One-of-a-Kind Fossil Saved in Brazilian Police Raid

A police raid in Brazil has led scientists to discover the most complete and well-preserved fossil of the pterosaur, a flying reptile that soared the skies back during the Early Cretaceous Period.

The fossil, which was found in 2013 and was dated to about 115 million years ago, reveals new information about the pterosaur species known as Tupandactylus navigans.

A new study published in the journal Plos One shared the exciting news about the rare fossil. Using a CT scanner to x-ray the bones, the scientists were able to discover that the soft tissue was actually part of a large head crest. The team was also able to find the Tupandactylus navigans had short wings and relatively long neck and legs which suggests the animal walked on land more often that it took flight.

It is finally here! Our paper on the most complete pterosaur from Brazil, the amazing Tupandactylus navigans specimen GP/2E 9266 just hit the ground! pic.twitter.com/X1pvHaWZz5

— Victor Beccari (@beccarivictor) August 25, 2021

"I've seen many exceptional, beautifully preserved pterosaurs in Brazil and abroad, but specimens like this one, which is nearly complete and articulated, with soft tissue preservation, are scarce," Fabiana Rodrigues Costa, a palaeontologist at the Federal University of ABC in São Paulo, Brazil, and co-author of the study told National Geographic. "It's like winning a lottery."

The winged reptile which stood over four feet tall is well known for the large crests that sat on the top of their heads. However, this is the first time scientists have been able to study more than just the skull of the reptile, the study stated. Before the discovery, scientists were unable to reconstruct how the creature would have looked and behaved back when it was roaming the earth.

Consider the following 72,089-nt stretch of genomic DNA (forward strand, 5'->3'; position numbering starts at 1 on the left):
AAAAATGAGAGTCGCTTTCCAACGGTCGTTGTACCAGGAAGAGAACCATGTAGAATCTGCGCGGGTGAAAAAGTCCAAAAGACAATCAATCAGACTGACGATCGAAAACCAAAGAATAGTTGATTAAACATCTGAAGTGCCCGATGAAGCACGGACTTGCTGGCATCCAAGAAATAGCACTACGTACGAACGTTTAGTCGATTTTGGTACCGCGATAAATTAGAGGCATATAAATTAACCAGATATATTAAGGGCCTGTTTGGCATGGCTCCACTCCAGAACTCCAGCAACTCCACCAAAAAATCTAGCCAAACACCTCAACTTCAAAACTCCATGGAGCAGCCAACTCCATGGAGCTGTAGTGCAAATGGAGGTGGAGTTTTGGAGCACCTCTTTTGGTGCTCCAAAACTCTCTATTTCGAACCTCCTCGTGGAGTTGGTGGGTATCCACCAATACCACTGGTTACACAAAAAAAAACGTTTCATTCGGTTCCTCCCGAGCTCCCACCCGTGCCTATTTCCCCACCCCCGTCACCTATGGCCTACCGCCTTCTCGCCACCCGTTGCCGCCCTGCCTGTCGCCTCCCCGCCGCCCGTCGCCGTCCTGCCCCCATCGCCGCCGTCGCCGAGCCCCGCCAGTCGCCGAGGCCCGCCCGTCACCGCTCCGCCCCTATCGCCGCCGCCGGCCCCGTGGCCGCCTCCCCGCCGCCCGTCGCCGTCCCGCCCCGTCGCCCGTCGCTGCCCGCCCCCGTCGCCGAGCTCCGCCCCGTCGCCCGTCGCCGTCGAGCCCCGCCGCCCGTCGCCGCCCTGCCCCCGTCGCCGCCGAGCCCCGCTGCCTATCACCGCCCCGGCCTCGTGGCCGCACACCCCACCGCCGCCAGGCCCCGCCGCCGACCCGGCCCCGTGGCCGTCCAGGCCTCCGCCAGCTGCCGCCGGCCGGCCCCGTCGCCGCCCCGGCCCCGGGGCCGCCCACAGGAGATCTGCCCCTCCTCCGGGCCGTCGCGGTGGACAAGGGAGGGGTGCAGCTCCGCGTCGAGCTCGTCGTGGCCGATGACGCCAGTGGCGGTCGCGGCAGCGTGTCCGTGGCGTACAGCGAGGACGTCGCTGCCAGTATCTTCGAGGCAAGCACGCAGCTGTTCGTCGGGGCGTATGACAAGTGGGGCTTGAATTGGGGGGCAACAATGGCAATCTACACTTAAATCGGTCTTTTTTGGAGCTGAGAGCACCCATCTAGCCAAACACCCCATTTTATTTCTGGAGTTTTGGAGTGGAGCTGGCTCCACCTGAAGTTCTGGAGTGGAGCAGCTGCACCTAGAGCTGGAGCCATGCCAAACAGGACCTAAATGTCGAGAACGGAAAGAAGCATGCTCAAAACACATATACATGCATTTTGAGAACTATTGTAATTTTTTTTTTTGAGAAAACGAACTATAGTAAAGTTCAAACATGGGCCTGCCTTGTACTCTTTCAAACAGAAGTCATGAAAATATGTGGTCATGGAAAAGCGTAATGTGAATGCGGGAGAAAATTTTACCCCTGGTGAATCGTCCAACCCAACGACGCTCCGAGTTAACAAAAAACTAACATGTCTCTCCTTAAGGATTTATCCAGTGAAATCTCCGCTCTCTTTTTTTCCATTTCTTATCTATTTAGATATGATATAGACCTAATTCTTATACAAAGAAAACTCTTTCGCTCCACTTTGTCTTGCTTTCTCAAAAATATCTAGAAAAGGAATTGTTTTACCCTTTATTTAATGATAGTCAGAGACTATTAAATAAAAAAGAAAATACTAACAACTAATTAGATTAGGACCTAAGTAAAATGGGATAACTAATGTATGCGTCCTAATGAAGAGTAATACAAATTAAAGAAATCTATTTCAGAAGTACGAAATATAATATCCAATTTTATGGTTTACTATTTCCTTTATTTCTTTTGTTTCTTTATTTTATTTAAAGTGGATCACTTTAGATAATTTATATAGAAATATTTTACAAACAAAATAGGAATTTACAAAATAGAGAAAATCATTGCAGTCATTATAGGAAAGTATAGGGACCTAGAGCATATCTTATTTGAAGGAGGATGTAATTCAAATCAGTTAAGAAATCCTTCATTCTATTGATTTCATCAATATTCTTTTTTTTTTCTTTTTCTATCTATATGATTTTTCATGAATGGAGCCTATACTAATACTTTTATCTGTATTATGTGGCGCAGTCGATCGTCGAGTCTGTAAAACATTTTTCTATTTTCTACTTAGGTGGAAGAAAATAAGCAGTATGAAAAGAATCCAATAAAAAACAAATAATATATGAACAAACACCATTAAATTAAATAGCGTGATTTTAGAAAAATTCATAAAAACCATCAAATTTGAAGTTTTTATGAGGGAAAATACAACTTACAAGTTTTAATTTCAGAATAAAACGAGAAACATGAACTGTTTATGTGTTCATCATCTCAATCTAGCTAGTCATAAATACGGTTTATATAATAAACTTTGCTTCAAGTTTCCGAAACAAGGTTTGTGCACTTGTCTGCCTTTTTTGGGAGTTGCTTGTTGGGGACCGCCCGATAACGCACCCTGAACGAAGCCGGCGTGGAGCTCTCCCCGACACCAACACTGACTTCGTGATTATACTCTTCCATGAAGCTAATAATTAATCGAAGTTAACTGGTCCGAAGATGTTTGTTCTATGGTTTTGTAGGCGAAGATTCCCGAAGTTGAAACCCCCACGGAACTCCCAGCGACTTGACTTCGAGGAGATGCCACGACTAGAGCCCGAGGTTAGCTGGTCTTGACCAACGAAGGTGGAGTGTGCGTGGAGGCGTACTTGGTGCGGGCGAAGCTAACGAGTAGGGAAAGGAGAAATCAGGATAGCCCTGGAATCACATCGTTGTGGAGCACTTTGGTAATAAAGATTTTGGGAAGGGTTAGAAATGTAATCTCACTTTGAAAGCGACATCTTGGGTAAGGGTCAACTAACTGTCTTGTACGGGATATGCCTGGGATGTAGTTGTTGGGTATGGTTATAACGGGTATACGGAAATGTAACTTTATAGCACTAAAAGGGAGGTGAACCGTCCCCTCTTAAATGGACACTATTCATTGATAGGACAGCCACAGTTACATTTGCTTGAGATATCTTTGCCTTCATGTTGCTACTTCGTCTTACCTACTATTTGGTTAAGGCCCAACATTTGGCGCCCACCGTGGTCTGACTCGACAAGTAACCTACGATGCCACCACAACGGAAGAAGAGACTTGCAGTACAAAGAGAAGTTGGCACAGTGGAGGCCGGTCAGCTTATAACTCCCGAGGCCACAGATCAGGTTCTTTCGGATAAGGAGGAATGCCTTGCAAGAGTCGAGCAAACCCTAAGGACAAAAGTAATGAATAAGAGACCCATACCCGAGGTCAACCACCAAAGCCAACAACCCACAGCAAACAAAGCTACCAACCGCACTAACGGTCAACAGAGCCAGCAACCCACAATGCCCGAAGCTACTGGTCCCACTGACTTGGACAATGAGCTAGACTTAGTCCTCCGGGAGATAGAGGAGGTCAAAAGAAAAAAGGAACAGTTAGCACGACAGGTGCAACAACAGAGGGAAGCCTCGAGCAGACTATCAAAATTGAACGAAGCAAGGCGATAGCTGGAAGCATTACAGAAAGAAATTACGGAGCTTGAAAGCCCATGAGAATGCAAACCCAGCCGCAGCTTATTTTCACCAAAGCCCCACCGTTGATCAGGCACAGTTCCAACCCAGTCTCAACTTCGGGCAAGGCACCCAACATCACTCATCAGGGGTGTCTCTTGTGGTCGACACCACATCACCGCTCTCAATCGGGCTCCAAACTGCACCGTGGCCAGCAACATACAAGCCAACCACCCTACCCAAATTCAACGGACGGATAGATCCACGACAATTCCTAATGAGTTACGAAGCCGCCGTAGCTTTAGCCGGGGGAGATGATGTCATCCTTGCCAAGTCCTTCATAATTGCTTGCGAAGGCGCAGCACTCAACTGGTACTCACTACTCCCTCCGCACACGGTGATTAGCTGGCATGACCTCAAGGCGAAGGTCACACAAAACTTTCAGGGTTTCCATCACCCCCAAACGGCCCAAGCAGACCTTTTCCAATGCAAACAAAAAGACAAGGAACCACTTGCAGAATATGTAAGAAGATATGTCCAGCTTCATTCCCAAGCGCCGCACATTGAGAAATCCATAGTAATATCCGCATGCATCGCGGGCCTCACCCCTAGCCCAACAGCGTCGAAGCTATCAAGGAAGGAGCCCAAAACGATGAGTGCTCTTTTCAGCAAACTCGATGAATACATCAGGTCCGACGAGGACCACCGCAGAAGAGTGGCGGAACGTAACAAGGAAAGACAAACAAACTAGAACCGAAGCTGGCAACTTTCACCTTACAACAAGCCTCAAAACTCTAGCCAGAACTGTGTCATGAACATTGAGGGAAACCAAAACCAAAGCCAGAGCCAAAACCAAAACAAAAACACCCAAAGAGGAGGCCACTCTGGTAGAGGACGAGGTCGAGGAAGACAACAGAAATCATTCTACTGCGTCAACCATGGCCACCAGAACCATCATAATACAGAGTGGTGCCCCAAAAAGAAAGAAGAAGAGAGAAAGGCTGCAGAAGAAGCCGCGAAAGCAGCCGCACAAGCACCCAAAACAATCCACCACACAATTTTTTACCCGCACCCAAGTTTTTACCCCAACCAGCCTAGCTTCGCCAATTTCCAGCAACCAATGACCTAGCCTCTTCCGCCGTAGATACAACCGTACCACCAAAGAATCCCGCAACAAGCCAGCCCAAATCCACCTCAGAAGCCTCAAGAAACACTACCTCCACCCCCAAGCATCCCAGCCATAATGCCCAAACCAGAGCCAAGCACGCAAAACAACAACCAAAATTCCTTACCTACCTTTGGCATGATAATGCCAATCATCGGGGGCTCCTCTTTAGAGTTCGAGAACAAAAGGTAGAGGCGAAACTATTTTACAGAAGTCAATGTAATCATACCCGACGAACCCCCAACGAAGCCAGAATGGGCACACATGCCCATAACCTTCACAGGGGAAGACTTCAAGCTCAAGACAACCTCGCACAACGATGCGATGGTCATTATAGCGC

"This specimen also has an unusually large crest on its chin, part of its already impressive skull ornamentation," scientists wrote in the study. "Precisely how all these factors contributed to the flight performance and lifestyle of these animals will be a subject of future research, among the many other questions that can be answered through study of this exceptional fossil."

The fossil was discovered in one of the thousands of limestone slabs hidden in barrels on their way to be smuggled out of the country by Brazil's illegal fossil trade back in 2013. The raid, part of an investigation called Operation Munich, successfully seized over 3,000 specimens that were on their way to be illegally sold to private collectors and museums, according to National Geographic.

Dinosaur Fossil
A police raid in Brazil has led scientists to discover the most complete and well-preserved fossil of the pterosaur species known as Tupandactylus navigans. Scientists worked from 2016 until now to piece together the full puzzle of the winged-dinosaur. LuFeeTheBear/Getty Images

"This pterosaur was over 2.5 meters [8.2 feet] in wingspan and was 1 meter [3.3 feet] tall [40 percent of this is accounted for by the head crest]," Victor Beccari, vertebrate paleontologist at the University of São Paulo and author of the study, told CNN. "With such a tall head crest and a relatively long neck, this animal may have been restricted to short-distance flights."

After Brazilian authorities delivered the six limestone slabs to the University of São Paulo for research, scientists were able to piece together the pieces of the slabs and discovered the complete fossil record. The scientists worked from 2016 until now to piece together the full puzzle and are now able to illustrate what the flying reptile looked like.

"The specimen is exceptionally well-preserved, with over 90 percent of its skeleton and soft-tissue impressions of the head crest and the keratinous beak [a structure similar to that found in birds, named rhamphotheca]," Beccari explained to CNN. "This specimen allows us to understand more about the complete anatomy of this animal and brings insights into its ecology."

The new discovery is also inspiring artists and science enthusiasts to create paleoart on Twitter.

Tupandactylus navigans.
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Variant 1
.#paleoart #pterosaur #paleontology pic.twitter.com/7KT7dgZVr0

— PaleoLee (@matheusfgadelha) August 25, 2021

I might be late with paleo news but I heard a new genus of Tupandactylus was discovered, Tupandactylus navigans. So here's my take on it albeit stylized.#pterosaur #tupandactylus pic.twitter.com/ZUOCPMqg3t

— DoragoonLagoon (@Art_Doragoon) August 16, 2021